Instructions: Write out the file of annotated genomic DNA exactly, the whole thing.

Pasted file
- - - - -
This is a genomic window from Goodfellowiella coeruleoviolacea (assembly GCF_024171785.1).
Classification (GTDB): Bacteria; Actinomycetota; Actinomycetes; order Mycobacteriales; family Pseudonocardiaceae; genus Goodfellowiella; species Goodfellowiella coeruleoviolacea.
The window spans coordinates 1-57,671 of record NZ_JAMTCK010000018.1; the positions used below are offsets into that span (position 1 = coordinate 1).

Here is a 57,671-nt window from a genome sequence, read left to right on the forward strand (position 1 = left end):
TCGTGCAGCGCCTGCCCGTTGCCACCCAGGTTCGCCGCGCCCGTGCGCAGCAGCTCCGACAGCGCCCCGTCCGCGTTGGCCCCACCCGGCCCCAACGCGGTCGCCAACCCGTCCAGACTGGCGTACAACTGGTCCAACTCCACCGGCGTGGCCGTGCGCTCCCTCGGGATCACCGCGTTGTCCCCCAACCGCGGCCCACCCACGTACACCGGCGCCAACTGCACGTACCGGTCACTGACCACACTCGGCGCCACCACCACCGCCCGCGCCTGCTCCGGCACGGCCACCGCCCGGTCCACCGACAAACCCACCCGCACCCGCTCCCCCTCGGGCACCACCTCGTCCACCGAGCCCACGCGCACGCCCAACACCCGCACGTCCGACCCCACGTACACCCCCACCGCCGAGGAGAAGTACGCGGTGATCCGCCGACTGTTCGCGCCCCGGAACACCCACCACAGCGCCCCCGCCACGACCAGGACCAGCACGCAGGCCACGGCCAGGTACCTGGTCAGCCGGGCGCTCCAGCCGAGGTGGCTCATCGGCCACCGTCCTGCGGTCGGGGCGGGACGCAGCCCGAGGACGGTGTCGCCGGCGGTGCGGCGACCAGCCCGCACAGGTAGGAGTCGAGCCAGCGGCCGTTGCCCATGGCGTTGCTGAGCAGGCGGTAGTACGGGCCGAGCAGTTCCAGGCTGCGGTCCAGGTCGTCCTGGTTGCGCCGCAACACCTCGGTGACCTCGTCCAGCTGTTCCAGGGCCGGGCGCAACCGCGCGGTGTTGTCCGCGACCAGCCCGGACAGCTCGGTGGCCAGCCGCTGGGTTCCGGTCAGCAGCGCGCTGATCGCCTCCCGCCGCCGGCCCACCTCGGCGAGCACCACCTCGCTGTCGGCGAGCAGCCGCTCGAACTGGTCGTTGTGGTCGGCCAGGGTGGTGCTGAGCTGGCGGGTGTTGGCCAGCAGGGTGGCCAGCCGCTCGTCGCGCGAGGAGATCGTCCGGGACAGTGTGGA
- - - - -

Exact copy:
This is a genomic window from Goodfellowiella coeruleoviolacea (assembly GCF_024171785.1).
Classification (GTDB): Bacteria; Actinomycetota; Actinomycetes; order Mycobacteriales; family Pseudonocardiaceae; genus Goodfellowiella; species Goodfellowiella coeruleoviolacea.
The window spans coordinates 1-57,671 of record NZ_JAMTCK010000018.1; the positions used below are offsets into that span (position 1 = coordinate 1).

Here is a 57,671-nt window from a genome sequence, read left to right on the forward strand (position 1 = left end):
TCGTGCAGCGCCTGCCCGTTGCCACCCAGGTTCGCCGCGCCCGTGCGCAGCAGCTCCGACAGCGCCCCGTCCGCGTTGGCCCCACCCGGCCCCAACGCGGTCGCCAACCCGTCCAGACTGGCGTACAACTGGTCCAACTCCACCGGCGTGGCCGTGCGCTCCCTCGGGATCACCGCGTTGTCCCCCAACCGCGGCCCACCCACGTACACCGGCGCCAACTGCACGTACCGGTCACTGACCACACTCGGCGCCACCACCACCGCCCGCGCCTGCTCCGGCACGGCCACCGCCCGGTCCACCGACAAACCCACCCGCACCCGCTCCCCCTCGGGCACCACCTCGTCCACCGAGCCCACGCGCACGCCCAACACCCGCACGTCCGACCCCACGTACACCCCCACCGCCGAGGAGAAGTACGCGGTGATCCGCCGACTGTTCGCGCCCCGGAACACCCACCACAGCGCCCCCGCCACGACCAGGACCAGCACGCAGGCCACGGCCAGGTACCTGGTCAGCCGGGCGCTCCAGCCGAGGTGGCTCATCGGCCACCGTCCTGCGGTCGGGGCGGGACGCAGCCCGAGGACGGTGTCGCCGGCGGTGCGGCGACCAGCCCGCACAGGTAGGAGTCGAGCCAGCGGCCGTTGCCCATGGCGTTGCTGAGCAGGCGGTAGTACGGGCCGAGCAGTTCCAGGCTGCGGTCCAGGTCGTCCTGGTTGCGCCGCAACACCTCGGTGACCTCGTCCAGCTGTTCCAGGGCCGGGCGCAACCGCGCGGTGTTGTCCGCGACCAGCCCGGACAGCTCGGTGGCCAGCCGCTGGGTTCCGGTCAGCAGCGCGCTGATCGCCTCCCGCCGCCGGCCCACCTCGGCGAGCACCACCTCGCTGTCGGCGAGCAGCCGCTCGAACTGGTCGTTGTGGTCGGCCAGGGTGGTGCTGAGCTGGCGGGTGTTGGCCAGCAGGGTGGCCAGCCGCTCGTCGCGCGAGGAGATCGTCCGGGACAGTGTGGA